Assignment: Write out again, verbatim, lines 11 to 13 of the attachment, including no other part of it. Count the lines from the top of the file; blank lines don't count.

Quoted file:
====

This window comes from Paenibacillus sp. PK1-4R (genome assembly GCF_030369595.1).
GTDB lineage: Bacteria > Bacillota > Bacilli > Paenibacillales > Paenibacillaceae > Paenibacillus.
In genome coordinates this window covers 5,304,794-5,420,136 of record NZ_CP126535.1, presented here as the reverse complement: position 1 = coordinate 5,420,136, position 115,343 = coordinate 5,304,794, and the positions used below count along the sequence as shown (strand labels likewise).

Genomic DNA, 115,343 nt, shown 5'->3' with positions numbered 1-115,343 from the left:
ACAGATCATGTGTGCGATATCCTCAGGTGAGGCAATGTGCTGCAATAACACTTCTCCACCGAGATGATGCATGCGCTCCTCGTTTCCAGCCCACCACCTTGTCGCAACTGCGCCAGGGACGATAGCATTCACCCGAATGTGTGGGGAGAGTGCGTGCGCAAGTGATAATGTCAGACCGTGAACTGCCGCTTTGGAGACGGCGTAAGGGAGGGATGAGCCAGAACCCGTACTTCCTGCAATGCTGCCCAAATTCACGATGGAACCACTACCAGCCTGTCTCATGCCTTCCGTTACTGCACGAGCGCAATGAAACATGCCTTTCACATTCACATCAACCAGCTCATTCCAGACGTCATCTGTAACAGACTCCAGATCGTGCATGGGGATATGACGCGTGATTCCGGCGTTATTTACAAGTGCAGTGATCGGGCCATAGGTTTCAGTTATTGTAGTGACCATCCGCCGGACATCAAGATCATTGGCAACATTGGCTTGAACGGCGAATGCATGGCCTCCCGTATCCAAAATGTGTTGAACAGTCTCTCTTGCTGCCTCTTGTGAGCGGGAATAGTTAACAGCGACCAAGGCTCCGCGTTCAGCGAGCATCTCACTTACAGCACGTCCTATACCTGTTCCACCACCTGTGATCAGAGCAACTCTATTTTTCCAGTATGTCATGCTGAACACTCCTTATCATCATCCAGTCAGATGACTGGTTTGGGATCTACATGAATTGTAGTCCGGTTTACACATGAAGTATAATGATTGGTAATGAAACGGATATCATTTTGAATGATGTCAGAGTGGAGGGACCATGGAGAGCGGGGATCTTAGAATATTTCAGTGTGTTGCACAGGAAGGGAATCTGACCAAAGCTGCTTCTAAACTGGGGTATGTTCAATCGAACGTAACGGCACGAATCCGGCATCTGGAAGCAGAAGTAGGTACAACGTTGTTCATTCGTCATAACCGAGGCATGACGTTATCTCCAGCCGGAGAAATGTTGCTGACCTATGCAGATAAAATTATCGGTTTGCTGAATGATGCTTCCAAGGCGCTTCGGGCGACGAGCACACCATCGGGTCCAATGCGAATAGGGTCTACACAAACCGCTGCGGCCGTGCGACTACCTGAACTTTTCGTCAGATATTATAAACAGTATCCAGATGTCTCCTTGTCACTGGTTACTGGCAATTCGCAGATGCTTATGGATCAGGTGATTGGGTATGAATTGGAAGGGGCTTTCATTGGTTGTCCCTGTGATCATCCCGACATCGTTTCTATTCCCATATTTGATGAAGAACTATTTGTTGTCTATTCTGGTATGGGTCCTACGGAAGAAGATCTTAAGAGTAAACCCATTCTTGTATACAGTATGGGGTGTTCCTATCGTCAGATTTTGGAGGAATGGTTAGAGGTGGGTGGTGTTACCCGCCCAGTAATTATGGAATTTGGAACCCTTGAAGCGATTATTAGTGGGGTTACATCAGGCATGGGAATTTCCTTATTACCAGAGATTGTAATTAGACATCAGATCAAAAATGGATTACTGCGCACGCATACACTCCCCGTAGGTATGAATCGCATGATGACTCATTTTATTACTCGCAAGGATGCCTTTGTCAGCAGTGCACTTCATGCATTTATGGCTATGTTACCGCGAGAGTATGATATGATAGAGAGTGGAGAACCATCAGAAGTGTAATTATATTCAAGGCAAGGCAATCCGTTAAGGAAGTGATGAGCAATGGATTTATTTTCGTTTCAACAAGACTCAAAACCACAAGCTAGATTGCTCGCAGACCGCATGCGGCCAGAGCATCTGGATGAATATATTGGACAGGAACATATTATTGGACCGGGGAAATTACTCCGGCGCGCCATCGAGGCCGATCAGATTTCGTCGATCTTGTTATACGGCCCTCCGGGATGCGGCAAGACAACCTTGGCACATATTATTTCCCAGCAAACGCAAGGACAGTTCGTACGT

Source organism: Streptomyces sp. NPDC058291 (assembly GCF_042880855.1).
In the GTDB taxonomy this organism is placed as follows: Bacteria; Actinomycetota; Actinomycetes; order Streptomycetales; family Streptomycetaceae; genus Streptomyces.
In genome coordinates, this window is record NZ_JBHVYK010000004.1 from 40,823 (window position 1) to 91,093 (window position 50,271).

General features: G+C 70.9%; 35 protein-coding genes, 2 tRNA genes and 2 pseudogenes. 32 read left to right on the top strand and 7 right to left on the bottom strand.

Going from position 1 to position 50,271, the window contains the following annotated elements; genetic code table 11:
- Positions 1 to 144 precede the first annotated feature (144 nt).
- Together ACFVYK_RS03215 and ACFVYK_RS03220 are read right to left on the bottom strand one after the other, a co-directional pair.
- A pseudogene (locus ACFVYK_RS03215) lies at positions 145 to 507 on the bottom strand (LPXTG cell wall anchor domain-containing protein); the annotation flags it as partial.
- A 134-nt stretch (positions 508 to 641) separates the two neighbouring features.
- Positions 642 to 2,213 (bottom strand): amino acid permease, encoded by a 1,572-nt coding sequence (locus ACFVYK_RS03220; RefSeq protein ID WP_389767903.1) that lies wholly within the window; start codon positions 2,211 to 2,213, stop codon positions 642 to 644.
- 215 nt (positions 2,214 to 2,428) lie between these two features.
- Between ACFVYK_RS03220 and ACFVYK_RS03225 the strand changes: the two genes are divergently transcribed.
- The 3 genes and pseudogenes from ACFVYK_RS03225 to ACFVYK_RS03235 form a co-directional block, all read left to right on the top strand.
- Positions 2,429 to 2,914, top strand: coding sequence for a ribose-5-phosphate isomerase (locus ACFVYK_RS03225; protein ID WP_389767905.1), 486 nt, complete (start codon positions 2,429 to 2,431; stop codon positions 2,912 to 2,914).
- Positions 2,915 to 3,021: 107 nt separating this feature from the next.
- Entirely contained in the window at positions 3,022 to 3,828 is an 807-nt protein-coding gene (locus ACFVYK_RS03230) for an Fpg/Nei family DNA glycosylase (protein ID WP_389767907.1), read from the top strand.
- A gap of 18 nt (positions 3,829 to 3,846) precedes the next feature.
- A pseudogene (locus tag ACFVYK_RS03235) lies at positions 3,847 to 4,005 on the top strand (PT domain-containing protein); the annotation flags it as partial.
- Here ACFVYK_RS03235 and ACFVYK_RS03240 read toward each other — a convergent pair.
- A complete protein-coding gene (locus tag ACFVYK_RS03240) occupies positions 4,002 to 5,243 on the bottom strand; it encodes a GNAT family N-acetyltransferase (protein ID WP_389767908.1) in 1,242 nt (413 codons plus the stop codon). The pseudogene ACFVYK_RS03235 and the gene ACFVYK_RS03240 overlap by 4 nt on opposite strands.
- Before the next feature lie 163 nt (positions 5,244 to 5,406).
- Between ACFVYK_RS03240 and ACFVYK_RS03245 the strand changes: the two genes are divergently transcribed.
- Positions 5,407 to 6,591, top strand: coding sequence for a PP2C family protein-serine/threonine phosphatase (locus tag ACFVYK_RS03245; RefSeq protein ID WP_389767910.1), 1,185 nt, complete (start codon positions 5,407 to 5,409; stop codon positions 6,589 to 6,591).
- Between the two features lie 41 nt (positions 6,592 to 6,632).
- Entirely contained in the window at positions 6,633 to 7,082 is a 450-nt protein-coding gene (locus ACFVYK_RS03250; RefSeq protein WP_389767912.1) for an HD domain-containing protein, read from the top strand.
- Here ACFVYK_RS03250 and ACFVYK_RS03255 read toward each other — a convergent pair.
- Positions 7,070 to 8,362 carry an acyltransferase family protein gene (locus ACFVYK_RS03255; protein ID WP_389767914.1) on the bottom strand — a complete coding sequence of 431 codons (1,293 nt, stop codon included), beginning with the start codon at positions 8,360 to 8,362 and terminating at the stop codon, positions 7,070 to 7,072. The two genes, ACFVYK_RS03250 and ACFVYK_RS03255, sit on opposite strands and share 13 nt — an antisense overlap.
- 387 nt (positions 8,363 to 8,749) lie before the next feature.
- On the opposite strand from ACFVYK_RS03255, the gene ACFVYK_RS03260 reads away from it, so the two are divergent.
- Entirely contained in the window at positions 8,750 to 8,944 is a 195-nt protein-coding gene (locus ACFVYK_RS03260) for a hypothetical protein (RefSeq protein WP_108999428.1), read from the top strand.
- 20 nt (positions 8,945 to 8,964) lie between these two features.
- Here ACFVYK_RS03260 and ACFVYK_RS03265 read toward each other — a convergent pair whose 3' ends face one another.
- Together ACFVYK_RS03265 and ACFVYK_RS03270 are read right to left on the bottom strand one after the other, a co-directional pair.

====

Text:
- Positions 1 to 144 precede the first annotated feature (144 nt).
- Together ACFVYK_RS03215 and ACFVYK_RS03220 are read right to left on the bottom strand one after the other, a co-directional pair.
- A pseudogene (locus ACFVYK_RS03215) lies at positions 145 to 507 on the bottom strand (LPXTG cell wall anchor domain-containing protein); the annotation flags it as partial.